New York City has filed a lawsuit against Royal Dutch Shell ( RDS.A ), BP ( BP ), Chevron ( CVX ), ConocoPhillips ( COP ) and ExxonMobil ( XOM ) over their impact on global warming. In 2012 New York's streets and subways flooded during Hurricane Sandy, and rising sea levels have strained ocean infrastructure around the city.
"We're going after those who have profited - and what a awful, disgusting way to profit - in a way that's put so many people's lives in danger". If more and more localities sue, "we might be able to see adequate pressure applied to these companies to inspire action on climate change", he said.
The city argues that the five companies are responsible for a significant fraction of greenhouse gas emissions, and that the oil industry overall misled the public about the risks of climate change. The U.S. Supreme Court in 2011 ruled 8-0 against a suit by a group of states and New York City that used federal public nuisance law to target companies operating fossil-fuel-burning power plants.
Conoco and BP declined to comment.
"We are committed to participating in serious attempts to address climate change and to being part of the solution".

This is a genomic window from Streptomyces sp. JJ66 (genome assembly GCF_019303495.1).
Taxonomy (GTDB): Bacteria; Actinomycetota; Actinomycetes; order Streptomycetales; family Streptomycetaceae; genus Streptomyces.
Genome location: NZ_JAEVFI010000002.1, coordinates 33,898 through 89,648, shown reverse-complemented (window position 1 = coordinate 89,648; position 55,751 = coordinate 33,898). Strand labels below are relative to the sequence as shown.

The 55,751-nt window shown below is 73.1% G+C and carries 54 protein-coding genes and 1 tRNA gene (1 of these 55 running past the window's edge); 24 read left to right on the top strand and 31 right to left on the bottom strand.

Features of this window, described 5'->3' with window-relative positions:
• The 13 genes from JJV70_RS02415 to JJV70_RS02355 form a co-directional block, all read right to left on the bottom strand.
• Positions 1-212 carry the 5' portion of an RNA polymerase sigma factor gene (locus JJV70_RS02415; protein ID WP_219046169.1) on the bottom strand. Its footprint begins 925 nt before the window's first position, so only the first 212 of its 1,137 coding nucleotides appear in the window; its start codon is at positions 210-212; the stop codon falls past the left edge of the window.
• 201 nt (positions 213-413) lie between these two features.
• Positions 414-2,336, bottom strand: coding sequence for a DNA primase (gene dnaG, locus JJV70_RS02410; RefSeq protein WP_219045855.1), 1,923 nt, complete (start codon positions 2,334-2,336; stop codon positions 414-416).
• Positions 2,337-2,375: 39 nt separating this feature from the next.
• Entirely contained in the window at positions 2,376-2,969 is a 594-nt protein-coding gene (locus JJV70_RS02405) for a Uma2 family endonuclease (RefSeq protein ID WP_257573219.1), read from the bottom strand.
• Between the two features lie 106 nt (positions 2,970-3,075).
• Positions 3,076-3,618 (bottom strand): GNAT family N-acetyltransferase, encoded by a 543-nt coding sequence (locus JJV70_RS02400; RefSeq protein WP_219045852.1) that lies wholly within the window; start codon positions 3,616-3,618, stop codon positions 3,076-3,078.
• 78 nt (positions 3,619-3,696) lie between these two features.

The Big Apple is the biggest city to take this legal action but not the first. The cities of San Francisco and Oakland and the city and county of Santa Cruz have also filed suit this year.
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"Reducing greenhouse gas emissions is a global issue that requires global engagement", Chevron said in a statement. Financial Times wrote that pension funds have begun withdrawing from fossil fuel companies "over concerns about their impact on climate change and fears" that they could lose value if governments enact stricter climate-change rules and regulations.
While the New York City retirement systems remains grossly underfunded, the city comptroller continues to devote a disproportionate amount of official resources toward undermining numerous funds' own portfolio companies through the near-constant filing of various shareholder proposals. Invoking the imperative of climate justice, she noted that "the costs of sea level rise and ferocious and unprecedented weather events are being offloaded onto the public with taxpayers stiffed with the ever ballooning costs", leaving less money for social needs, while "the extravagant profits from destabilizing our planet's life support system are systematically privatized...."
In what the comptroller's office is calling a "first-in-the-nation" step towards the five-year divestment goal, Mayor Bill de Blasio and Comptroller Scott Stringer will submit a joint resolution to pension fund trustees. New York City has spent billions to fix the damage.
Such David versus Goliath bravery becomes easier now that an entity as rich and powerful as New York City has joined the fight.
"Frontline communities of color and the Global South are disproportionately vulnerable to the ravages of climate change have long advocated for divestment commitments that reduce our complicity with terracide".
The peak body for the fossil fuel industry, American Petroleum Institute, also hit out at the plans.
The press office for New York's city hall did not respond to a phone call and email seeking comment.